Wednesday, October 26, 2011

Project: Converter Swap–WFCO 9835 for PowerMax Boondocker PM3B-45

Well, I went through all the song and dance and jive doing all that wiring upgrades and relocating the converter in my backlogged projects series only to discover that my original converter, the WFCO 9835 35-amp deckmount, was on its way out. 

In the past, the popular unit of choice has been the Progressive Dynamics 9200 series with its remote charging pendant, however, I am not seeing a 35amp model in the line up over at, the lowest amperage rated unit they have is a 45amp model, which is likely overkill for my rig.

So, I fired off an email to Randy over at inquiring as to the fate of my old converter to verify that my suspicions were indeed true.

My email dialogue went like this:


RedneckExpress/JoeChiOhki wrote:

Howdy folks . Late 2008, I bought a WFCO 9835 deckmount converter from ya guys and been using it without issue up till just recently.
I'm trying to figure out whats going on with it, as I've moved it from where it was originally installed (roughly about 11' away from the batteries) to where it is now, (roughly 2' from the batteries) and now its acting strange.
The unit is making a constant "clicking" sound when listened to up close. Before, the unit would perpetually stay in 13.6 volt mode, doing the desulfation boost every 24 hours) which I figured was because it was 11' away on 4 gauge wire. So, I moved it to its new location, which is right on the other side of the wall from the batteries.
Once moved, the unit was performing as normal, but now actually going into boost, and staying there (Left it alone for 3 days, it never went out of 14.8 volt bulk). I figured this was due to the fact that my two Group 31 Trojans were at the end of their service life, so I replaced the batteries with two new of the same make and brand and now the unit clicks constantly and the lights pulse. The batteries are connected correctly, and all contacts were cleaned and polished to ensure good connectivity.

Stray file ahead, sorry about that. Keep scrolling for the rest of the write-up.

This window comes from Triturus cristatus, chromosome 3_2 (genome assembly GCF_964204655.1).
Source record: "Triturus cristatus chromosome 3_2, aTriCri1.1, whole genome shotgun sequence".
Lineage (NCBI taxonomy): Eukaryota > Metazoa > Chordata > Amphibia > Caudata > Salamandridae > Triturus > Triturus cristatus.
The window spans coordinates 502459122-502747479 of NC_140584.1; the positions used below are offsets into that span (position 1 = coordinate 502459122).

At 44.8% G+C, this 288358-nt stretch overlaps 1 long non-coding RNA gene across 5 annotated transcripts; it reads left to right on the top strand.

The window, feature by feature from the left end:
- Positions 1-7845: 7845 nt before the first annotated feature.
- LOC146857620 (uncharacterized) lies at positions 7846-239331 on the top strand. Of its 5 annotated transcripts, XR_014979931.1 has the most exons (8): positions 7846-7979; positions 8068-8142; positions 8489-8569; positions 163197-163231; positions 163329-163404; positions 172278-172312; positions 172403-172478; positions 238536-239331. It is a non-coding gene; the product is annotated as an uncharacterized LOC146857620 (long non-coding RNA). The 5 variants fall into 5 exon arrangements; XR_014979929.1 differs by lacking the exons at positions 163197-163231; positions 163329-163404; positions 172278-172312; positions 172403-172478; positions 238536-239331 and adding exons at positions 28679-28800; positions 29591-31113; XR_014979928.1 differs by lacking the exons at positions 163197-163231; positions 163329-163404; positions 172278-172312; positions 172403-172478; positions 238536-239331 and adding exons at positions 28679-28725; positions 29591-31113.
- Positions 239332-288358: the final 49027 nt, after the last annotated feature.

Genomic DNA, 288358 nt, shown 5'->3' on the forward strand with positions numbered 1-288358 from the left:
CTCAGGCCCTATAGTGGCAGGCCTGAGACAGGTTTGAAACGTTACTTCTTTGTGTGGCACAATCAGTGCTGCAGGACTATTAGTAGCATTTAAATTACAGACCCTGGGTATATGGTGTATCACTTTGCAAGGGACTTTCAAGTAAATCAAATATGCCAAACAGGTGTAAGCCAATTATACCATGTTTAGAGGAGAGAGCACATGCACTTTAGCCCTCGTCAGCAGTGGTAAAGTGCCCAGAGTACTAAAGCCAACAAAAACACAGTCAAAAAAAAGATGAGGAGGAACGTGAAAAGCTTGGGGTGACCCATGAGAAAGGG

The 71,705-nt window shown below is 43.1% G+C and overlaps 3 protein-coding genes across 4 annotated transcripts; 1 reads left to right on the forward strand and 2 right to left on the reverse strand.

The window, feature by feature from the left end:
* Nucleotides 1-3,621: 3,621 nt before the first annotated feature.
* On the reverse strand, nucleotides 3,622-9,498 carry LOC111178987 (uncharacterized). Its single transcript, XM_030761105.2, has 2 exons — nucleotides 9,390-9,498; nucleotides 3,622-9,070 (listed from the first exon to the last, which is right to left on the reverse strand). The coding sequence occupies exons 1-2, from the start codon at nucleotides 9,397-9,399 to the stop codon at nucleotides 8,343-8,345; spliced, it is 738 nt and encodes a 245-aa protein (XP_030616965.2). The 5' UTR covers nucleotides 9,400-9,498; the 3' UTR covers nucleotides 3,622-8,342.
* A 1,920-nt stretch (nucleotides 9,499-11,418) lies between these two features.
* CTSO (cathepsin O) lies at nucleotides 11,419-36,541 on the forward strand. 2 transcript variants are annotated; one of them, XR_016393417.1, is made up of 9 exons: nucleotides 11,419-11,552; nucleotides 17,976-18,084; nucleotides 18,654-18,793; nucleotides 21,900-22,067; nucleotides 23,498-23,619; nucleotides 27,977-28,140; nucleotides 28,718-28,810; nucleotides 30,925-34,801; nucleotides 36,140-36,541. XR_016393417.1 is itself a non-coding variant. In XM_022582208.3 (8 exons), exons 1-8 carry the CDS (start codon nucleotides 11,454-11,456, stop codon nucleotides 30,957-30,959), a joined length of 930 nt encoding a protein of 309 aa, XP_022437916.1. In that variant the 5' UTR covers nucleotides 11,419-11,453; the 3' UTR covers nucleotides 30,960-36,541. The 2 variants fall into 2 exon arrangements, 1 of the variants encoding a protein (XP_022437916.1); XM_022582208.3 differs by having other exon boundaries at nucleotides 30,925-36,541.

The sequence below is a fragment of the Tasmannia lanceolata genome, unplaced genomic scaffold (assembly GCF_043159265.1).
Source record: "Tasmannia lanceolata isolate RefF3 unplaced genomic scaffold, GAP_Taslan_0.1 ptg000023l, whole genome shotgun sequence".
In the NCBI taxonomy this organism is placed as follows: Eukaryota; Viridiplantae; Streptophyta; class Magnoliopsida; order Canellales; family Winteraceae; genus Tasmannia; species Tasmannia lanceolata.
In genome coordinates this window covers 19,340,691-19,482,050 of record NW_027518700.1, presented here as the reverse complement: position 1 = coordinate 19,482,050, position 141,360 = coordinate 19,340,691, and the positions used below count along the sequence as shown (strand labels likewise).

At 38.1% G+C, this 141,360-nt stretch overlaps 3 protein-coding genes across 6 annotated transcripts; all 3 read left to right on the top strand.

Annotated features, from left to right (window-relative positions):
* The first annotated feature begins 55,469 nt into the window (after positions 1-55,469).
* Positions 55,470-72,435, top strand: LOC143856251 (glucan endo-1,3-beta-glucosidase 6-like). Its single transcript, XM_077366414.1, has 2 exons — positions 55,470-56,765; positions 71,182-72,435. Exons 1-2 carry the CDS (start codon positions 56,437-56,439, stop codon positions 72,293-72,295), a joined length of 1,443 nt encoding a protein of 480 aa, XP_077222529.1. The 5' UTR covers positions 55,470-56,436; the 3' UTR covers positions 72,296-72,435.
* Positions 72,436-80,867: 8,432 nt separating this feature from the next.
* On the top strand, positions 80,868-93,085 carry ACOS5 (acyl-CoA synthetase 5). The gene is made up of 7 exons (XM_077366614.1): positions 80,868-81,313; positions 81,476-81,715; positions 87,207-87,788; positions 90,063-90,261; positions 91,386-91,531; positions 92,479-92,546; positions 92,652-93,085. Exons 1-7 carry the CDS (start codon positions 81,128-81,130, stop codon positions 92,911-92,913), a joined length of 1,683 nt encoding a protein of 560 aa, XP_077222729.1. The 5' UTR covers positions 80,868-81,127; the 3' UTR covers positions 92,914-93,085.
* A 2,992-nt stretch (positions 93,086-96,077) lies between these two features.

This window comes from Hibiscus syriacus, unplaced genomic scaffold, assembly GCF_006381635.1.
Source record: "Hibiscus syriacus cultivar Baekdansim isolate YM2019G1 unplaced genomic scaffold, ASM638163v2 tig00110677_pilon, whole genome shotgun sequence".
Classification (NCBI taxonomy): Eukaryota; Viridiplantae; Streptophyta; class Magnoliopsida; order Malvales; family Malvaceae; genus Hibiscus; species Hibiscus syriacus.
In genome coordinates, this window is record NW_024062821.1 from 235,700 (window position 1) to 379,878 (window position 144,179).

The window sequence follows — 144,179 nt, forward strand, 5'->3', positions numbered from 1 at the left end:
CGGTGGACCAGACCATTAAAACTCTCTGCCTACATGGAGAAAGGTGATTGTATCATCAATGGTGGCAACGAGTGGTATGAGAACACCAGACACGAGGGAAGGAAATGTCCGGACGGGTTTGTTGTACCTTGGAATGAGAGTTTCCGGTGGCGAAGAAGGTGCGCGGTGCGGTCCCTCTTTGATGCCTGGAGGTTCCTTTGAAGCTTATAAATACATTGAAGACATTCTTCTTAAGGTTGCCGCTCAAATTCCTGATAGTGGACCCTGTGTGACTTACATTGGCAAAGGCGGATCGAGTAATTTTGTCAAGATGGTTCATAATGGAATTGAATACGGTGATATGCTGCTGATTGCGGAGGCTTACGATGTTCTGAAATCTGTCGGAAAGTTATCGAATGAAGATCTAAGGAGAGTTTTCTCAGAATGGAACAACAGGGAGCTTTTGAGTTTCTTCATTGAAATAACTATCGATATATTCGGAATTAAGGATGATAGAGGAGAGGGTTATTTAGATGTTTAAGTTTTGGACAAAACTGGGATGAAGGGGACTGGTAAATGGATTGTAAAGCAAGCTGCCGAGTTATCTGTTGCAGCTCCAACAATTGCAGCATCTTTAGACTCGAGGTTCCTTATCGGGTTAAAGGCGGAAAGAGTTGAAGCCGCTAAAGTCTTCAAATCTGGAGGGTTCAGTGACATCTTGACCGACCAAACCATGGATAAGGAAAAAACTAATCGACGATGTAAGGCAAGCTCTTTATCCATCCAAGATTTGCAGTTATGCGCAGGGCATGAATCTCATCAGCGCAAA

Also, the unit can no longer be run on the generator. Before, it worked just fine, but now, whenever it is switched on the generator starts cycling (revving up and down like a load is being added and removed rapidly), something that only happens when the converter is used, nothing else causes this.
Is any of this normal for the unit? I personally think something has gone out in the WFCO unit. I cannot find any articles specific to the 9835 online, most of the problem threads I find are related to the older 8000 series units.
Thanks for any enlightenment you can provide on this bugger. Either way its gonna likely have to be replaced, as I don't want it damaging the $400 in new batteries I just installed!

Randy@BestConverter wrote:

Hi Matt,
While I don't know what, something has failed internally and it will need replaced. Anything or nothing could have caused it to fail.
I would not recommend another WFCO unit however. The Powermax Boondocker is a much better performing unit and has a better warranty. They never come back. Thanks and here is a link if you decide to replace it.

RedneckExpress/JoeChiOhki wrote:

How does the PowerMax Booster Compare to say the 9200 Series Progressive Dynamics unit? wrote:

Similar except its a constant current based charger, uses a slightly higher voltage (14.6 max) for faster charging and has 3 year warranty. I prefer it. If you are fimiliar with constant current versus constant voltage, there is no questions the job gets dont better and faster with a current limited unit. Both are good units though.

RedneckExpress/JoeChiOhki wrote:

Oh yes, and I forgot to ask, but what is the AC wattage usage of the 35amp/45amp PMB units? Their detail pages on the website don't list anything in particular. wrote:

I don't have it on the website yet but they are vitrually identical to all of the other is you find another table.


Wanting to make certain I didn’t make a repeat of buying the WFCO-grade of converter again, I started up a thread over on and got folks opinions and in the end, decided to take Randy’s advice and a chance (not too many of these PowerMax Boondockers out there yet amongst the RV community that I can see) and ordered a 45 amp PowerMax Boondocker Smile.


My parcel arrived in fairly short order, this morning 30 minutes after I left for work, in fact Smile with tongue out.


When I got home from work, I dug into it Smile

First off, as you can see, the PowerMax, on the right, is almost double the size of the older WFCO unit, on the left,  I originally had, but its shorter in overall height compared to the WFCO.  The only thing I ‘m not 100% thrilled about is that the PowerMax is completely flush, where as the WFCO was offset a bit to allow air space between the unit and the surface it fastened to.